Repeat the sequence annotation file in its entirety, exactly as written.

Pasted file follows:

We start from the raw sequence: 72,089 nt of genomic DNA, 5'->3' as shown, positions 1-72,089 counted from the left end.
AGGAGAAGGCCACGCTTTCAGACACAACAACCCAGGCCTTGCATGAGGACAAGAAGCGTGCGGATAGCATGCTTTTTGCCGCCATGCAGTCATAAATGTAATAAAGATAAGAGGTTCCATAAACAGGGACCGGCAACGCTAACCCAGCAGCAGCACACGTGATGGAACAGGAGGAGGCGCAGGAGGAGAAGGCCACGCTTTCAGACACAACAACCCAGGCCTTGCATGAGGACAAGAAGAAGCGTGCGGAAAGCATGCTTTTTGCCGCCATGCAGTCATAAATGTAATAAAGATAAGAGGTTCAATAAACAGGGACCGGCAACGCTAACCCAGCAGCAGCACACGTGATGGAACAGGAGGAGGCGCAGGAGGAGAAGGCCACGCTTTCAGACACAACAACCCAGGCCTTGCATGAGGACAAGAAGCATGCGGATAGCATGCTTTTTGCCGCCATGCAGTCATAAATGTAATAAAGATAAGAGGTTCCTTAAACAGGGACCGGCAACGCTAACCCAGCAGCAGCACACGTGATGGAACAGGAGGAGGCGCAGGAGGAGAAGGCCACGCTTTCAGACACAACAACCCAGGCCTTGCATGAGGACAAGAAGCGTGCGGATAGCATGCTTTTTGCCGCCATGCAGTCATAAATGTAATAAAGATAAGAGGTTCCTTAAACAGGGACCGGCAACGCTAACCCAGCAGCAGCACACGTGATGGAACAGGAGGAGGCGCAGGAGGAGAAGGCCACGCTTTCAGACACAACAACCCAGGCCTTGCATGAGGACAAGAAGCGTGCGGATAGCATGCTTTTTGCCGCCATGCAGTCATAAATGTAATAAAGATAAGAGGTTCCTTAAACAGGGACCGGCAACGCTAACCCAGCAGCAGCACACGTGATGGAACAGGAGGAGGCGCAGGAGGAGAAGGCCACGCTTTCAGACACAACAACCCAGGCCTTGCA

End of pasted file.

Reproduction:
We start from the raw sequence: 72,089 nt of genomic DNA, 5'->3' as shown, positions 1-72,089 counted from the left end.
AGGAGAAGGCCACGCTTTCAGACACAACAACCCAGGCCTTGCATGAGGACAAGAAGCGTGCGGATAGCATGCTTTTTGCCGCCATGCAGTCATAAATGTAATAAAGATAAGAGGTTCCATAAACAGGGACCGGCAACGCTAACCCAGCAGCAGCACACGTGATGGAACAGGAGGAGGCGCAGGAGGAGAAGGCCACGCTTTCAGACACAACAACCCAGGCCTTGCATGAGGACAAGAAGAAGCGTGCGGAAAGCATGCTTTTTGCCGCCATGCAGTCATAAATGTAATAAAGATAAGAGGTTCAATAAACAGGGACCGGCAACGCTAACCCAGCAGCAGCACACGTGATGGAACAGGAGGAGGCGCAGGAGGAGAAGGCCACGCTTTCAGACACAACAACCCAGGCCTTGCATGAGGACAAGAAGCATGCGGATAGCATGCTTTTTGCCGCCATGCAGTCATAAATGTAATAAAGATAAGAGGTTCCTTAAACAGGGACCGGCAACGCTAACCCAGCAGCAGCACACGTGATGGAACAGGAGGAGGCGCAGGAGGAGAAGGCCACGCTTTCAGACACAACAACCCAGGCCTTGCATGAGGACAAGAAGCGTGCGGATAGCATGCTTTTTGCCGCCATGCAGTCATAAATGTAATAAAGATAAGAGGTTCCTTAAACAGGGACCGGCAACGCTAACCCAGCAGCAGCACACGTGATGGAACAGGAGGAGGCGCAGGAGGAGAAGGCCACGCTTTCAGACACAACAACCCAGGCCTTGCATGAGGACAAGAAGCGTGCGGATAGCATGCTTTTTGCCGCCATGCAGTCATAAATGTAATAAAGATAAGAGGTTCCTTAAACAGGGACCGGCAACGCTAACCCAGCAGCAGCACACGTGATGGAACAGGAGGAGGCGCAGGAGGAGAAGGCCACGCTTTCAGACACAACAACCCAGGCCTTGCA